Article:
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Degraded or paraded hair: what is the difference?

Degraded or paraded hair: what is the difference?

As is well known, speaking the same language as our hairdresser is essential to not get a big disappointment. Jean Louis David helps you decipher two cutting techniques that are often confused: the gradient and the parade.

A degraded or paraded cut? Here is a question that should not be taken lightly at the hairdresser, because the result will be totally different according to your answer. Make the right decision thanks to this little compendium.

Degraded hair to enhance volume

Gradient is a technique that consists of cutting some strands shorter than others in a progressive way to create a natural optical density. It is about sculpting the hair taking into account the proportions and the structure of the volumes.

For whom? For all those fine-haired women who dream of having a XXL mane just like Hollywood stars and regardless of length. On the other hand, and to a lesser extent, thick hair can also degrade to distribute volumes.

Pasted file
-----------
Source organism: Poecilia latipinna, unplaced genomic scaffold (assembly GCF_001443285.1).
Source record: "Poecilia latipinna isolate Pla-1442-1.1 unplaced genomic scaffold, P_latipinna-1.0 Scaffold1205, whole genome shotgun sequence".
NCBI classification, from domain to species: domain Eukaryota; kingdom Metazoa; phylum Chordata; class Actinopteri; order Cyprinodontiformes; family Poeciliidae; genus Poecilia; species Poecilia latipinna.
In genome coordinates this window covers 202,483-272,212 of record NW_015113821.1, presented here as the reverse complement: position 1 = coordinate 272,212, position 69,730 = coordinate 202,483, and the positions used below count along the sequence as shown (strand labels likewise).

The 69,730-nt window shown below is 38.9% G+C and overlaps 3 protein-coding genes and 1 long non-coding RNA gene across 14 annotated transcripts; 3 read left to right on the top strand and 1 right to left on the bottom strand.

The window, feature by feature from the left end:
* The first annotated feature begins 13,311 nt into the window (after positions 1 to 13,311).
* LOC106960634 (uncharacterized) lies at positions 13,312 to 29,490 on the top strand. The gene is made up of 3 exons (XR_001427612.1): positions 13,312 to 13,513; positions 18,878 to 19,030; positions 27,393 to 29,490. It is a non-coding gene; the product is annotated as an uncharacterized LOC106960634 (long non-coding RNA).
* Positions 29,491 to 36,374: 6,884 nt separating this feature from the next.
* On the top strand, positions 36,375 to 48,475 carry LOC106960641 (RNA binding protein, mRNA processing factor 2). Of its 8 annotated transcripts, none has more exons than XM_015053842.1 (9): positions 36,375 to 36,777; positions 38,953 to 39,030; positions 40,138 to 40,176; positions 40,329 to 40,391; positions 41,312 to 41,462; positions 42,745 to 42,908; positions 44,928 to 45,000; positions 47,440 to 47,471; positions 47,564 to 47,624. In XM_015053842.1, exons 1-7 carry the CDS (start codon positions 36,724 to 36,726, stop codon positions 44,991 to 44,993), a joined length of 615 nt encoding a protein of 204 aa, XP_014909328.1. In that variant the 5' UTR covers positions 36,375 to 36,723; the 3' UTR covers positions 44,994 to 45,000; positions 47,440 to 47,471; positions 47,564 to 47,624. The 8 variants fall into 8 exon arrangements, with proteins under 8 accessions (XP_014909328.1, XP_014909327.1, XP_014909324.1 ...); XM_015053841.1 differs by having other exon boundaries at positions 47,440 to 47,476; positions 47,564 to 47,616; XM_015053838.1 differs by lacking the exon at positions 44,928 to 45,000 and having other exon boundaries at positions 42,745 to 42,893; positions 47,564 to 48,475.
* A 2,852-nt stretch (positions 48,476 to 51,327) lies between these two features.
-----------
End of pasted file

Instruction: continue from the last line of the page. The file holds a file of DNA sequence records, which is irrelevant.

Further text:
The advantage of degraded hair: Matter gains in movement and volume without losing its length. It is ideal to change the look in a less radical way.

Paraded hair to lighten hair matter

The parading is a totally opposite technique that allows you to remove density from the hair by tuning the matter with a thinning scissors. The main point in common with the gradient is that it requires very precise gestures.

For whom? For all those that have a lot of capillary density. It is often done on a short hairstyle and can also be done with a long mane. Of course, we do not recommend it if you have very thin or damaged hair because it could further refine the matter.

The advantage of the paraded cut: Matter becomes malleable and light as wind. With this hairstyle you will leave aside the caked and bulky effect so feared by those who have thick hair.